Kudos to anyone out there who knows what these are

Hi Folks. Some of you may be aware that I use my Forge to prototype cases for various electronic gadgets and clocks that use vintage display technologies. Well, here’s one of the latest ‘creations’. Couldn’t do this kind of stuff as easily as I can now without the GlowForge as I’m sure you’re all aware! It’s a mixture of cutting, engraving and scoring. The screw holes were countersunk with a drill and flame polished…alas, the laser can’t do that (yet?)…The light guides are cut using a table saw.

Happy to answer any questions. These will eventually be for sale but with nice brushed aluminum cases instead of the clear acrylic prototype here.

Cheers,

NickIMG_0524 IMG_0523

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Just great all around work.

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Do you mean like depth engraving this?
For some reason the SVG will not include the simple image :anguished:
this is the jpeg
countersinkxxz

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oooh…how do you set the depth and angle? Does it work well on acrylic? I would have thought there would be a bit of a mess doing it that way…would be interested to try it!

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You need to do it as a single image and it is a simple gradient from black to white that should get you the countersink. Experiment with scrap first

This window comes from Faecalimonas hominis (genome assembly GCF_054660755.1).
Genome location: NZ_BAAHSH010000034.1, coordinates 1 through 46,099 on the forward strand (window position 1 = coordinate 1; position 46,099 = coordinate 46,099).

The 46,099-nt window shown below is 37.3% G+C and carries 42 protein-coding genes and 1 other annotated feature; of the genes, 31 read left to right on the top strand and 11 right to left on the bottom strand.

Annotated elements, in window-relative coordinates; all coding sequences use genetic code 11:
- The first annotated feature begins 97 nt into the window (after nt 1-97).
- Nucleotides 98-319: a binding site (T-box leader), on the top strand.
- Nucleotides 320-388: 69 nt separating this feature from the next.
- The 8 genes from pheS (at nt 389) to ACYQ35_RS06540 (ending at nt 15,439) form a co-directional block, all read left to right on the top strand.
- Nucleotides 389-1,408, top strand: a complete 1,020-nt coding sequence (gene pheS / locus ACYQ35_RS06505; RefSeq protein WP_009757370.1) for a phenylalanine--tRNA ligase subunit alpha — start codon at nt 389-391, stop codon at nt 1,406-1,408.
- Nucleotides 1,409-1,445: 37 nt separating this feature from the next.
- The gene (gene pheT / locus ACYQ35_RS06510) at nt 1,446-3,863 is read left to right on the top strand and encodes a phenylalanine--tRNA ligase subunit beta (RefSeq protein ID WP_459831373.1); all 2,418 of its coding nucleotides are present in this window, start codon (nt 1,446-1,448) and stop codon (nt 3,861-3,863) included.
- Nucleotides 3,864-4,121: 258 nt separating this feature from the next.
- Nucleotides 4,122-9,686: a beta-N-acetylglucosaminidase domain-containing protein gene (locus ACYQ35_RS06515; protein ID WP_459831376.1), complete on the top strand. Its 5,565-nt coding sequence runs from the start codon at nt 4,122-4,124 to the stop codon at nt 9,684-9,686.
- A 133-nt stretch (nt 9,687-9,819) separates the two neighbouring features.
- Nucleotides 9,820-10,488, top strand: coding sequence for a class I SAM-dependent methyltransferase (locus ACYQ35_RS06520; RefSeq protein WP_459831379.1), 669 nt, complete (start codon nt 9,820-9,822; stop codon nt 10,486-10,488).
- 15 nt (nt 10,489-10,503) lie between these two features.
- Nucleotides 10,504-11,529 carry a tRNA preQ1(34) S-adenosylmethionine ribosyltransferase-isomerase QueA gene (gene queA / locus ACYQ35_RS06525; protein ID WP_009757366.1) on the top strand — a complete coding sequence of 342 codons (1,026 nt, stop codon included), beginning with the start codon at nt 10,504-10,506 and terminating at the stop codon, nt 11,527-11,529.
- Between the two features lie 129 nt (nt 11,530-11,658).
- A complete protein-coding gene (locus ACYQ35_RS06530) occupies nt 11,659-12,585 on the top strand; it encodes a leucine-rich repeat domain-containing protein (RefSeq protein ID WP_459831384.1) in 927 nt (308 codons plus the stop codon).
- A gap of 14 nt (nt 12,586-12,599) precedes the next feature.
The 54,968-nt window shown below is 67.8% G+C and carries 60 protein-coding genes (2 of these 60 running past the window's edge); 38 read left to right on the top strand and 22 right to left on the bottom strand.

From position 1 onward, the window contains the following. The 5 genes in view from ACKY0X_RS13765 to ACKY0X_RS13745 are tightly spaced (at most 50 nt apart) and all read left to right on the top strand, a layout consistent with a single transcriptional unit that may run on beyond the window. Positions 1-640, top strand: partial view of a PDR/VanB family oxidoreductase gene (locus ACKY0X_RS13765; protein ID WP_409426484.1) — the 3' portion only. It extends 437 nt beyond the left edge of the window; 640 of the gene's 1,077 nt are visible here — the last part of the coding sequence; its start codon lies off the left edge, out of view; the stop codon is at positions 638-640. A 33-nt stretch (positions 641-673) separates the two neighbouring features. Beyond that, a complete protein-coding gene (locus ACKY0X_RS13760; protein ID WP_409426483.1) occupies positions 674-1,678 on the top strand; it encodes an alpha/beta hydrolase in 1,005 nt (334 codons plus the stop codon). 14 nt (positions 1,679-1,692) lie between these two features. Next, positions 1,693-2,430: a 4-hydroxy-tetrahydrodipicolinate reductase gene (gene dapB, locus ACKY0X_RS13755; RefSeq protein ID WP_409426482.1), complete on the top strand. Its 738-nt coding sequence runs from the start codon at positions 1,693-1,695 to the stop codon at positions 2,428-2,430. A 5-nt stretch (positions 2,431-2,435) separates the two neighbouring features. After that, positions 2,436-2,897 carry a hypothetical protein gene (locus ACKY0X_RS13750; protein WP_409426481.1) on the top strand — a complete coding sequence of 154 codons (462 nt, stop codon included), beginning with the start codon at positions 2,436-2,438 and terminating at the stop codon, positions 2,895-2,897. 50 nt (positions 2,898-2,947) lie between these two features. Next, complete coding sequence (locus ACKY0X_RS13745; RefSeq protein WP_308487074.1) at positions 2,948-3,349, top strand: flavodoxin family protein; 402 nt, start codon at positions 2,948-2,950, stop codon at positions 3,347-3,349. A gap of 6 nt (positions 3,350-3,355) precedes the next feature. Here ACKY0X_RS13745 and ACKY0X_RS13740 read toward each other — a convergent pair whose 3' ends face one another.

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I have done this successfully several times using pancake head screws, basically the way @rbtdanforth describes but, with a flat engrave.

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Is that a clock?

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I was thinking maybe a calendar.

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I’ve never seen Nixie tubes with that design

I don’t know what these are, but I love them.

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Hi Folks! These are E1T tubes…a very special form of cathode ray tube that were designed by Phillips in the late 1940’s, early 1950’s. It was designed to count from 0 to 9 for use in scientific instruments. For an exceptional write up about how they came to be and their operation I would thoroughly recommend the following website https://www.dos4ever.com/E1T/E1T.html

Anyway, they’re a very rare tube nowadays, and make a pretty attractive timepiece!! You will find a few others on the web if you look for them, but this design is fully Open Source and details on how to make your own (including the case) will be published soon (Fully built clocks will also be for sale, but there won’t be many due to the rarity of the tubes).

Cheers,

Nick

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Guessing they’re nixie tubes? I clearly see some in the background as well.

They are so pretty. Do they heat up, much? I haven’t used acrylic with a tube design yet. Really love what you made with this.

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They do have heaters inside them like any other cathode ray tube and do get warm, but not overly so. There’s a good air gap around the tubes and the light guides, so no issues there.

@Tom_A - Yes, there’s plenty of nixie tubes in this household, but these are different (but from roughly the same era, pre-date nixies by a couple of years).

Cheers,

Nick

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I posted about this in July 2017 when I first got my machine, the first post contains a file for reference.

I think countersinking with a drill/press is the better option just because of the time needed to engrave a countersink.

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